Management of the Organizational and Contractual Risks of BIM Projects in the Architecture, Engineering and Construction Industry (AEC)

  • Kamal Barakeh
  • Khalid Almarri
Conference paper
Part of the Lecture Notes in Civil Engineering book series (LNCE, volume 6)


The Architecture, Engineering and Construction (AEC) industry has witnessed a revolutionary journey throughout the past few decades in the UAE and more specifically in the Emirate of Dubai, despite the numerous advancements in the tools and technologies used for designing and constructing buildings; there has always been an ambition to increase the efficiency of this process and reduce the time and resources consumed to deliver project products. One of the fastest growing technologies in the global AEC industry is the Building Information Modelling (BIM); a technique that revolves around the idea of integrating different engineering disciplines into a single unit of collaboration. As with all new technologies, there is still a large number of limitations of the BIM application that might jeopardize the benefits and opportunities of implementing it. Aiming to find BIM risks and propose mitigation strategies for them; this research paper begins by providing a brief background about the Building Information Modelling application and its significance in the design and construction processes, after that it identifies the main organizational risks associated with the BIM application, it concludes the findings from the literature review into a conceptual framework that acts as a guideline for managing the BIM organizational risks, reducing their impact and enhancing the overall BIM process, the study then uses a research tool that consists of a questionnaire examining the feedback of architects from the industry about the importance of the BIM organizational risks and their prevention strategies suggested in the research, finally the results of this survey are analyzed in the SPSS software in order to reach useful conclusions and findings.


BIM Building information modelling Risk management AEC industry 


  1. 1.
    Abdelhady I (2013) A new business process model for enhancing BIM implementation in architectural design. Ph.D. Thesis, Virginia Polytechnic Institute and State University Google Scholar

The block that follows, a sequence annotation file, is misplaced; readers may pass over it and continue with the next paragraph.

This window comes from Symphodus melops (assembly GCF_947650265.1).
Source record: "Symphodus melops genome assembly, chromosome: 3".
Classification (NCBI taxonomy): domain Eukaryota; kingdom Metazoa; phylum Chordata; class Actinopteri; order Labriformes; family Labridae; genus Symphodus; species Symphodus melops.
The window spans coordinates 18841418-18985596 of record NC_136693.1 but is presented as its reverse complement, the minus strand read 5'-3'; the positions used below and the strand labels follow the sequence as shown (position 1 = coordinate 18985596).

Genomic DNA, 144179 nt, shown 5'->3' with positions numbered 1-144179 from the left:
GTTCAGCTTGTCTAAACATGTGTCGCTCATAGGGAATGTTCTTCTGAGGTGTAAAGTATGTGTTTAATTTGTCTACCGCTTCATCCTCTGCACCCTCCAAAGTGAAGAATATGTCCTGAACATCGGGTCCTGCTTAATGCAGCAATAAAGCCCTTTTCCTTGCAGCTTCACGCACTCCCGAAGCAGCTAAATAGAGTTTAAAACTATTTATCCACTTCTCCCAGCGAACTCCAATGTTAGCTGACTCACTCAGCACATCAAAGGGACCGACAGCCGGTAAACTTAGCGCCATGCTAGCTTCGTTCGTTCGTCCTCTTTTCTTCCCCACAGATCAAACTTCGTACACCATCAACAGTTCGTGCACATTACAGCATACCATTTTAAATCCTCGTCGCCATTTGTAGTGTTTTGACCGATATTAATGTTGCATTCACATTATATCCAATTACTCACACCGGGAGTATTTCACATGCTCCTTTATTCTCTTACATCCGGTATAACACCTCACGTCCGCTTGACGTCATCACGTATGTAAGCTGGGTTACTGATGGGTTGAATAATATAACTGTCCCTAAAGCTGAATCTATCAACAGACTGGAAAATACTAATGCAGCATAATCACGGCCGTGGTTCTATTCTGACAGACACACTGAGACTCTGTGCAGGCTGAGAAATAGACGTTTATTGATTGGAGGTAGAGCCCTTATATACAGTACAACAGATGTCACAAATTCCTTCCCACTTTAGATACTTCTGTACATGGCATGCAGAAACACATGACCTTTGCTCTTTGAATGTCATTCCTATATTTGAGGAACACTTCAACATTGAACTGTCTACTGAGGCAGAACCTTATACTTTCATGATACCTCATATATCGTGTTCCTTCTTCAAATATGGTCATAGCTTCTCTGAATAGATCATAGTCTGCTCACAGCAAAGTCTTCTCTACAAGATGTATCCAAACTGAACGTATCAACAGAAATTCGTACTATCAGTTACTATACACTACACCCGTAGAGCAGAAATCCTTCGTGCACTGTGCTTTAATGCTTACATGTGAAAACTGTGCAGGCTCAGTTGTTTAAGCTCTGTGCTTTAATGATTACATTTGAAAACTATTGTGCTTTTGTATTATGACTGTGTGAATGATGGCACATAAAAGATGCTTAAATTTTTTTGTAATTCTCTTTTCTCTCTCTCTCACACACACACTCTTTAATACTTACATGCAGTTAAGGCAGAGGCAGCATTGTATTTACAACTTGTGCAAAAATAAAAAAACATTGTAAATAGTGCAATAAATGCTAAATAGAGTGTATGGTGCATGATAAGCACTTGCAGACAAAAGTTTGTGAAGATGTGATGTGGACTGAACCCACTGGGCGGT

2. 2.
    Arayici Y, Coates P, Koskela L, Kagioglou M, Usher C, O’Reilly K (2011) BIM adoption and implementation for architectural practices. Struct Surv 29(1):7–25CrossRefGoogle Scholar
  3. 3.
    Azhar S (2011) Building information modelling (BIM): trends, benefits, risks, and challenges for the AEC industry. Leadersh Manag Eng 11(3):241–252CrossRefGoogle Scholar
  4. 4.
    Azhar S, Carlton W, Olsen D, Ahmad I (2011) Building information modelling for sustainable design and LEED® rating analysis. Autom constr 20(2):217–224CrossRefGoogle Scholar
  5. 5.
    Azhar S, Khalfan M, Maqsood T (2012) Building information modelling (BIM): now and beyond. Australas J Constr Econ Build 12(4):15CrossRefGoogle Scholar
  6. 6.
    Crotty R (2012) The impact of building information modelling transforming construction, 1st edn. Taylor and Francis, LondonGoogle Scholar
  7. 7.
    Eadie R, Browne M, Odeyinka H, McKeown C, McNiff S (2013) BIM implementation throughout the UK construction project lifecycle: an analysis. Autom Constr 36:145–151CrossRefGoogle Scholar
  8. 8.
    Eastman C, Eastman CM, Teicholz P, Sacks R, Liston K (2011) BIM handbook: a guide to building information modelling for owners, managers, designers, engineers and contractors, 2nd edn. Wiley, New JerseyGoogle Scholar
  9. 9.
    Goucher D, Thurairajah N (2012) Advantages and challenges of using BIM: a cost consultant’s perspective. In: 49th ASC annual international conference, California, Polytechnic State University (Cal Poly)Google Scholar
  10. 10.
    Jones J (2014) The importance of BIM. Civ Eng Mag Arch 84(5):66–69CrossRefGoogle Scholar
  11. 11.
    Jung Y, Joo M (2011) Building information modelling (BIM) framework for practical implementation. Autom Constr 20(2):126–133CrossRefGoogle Scholar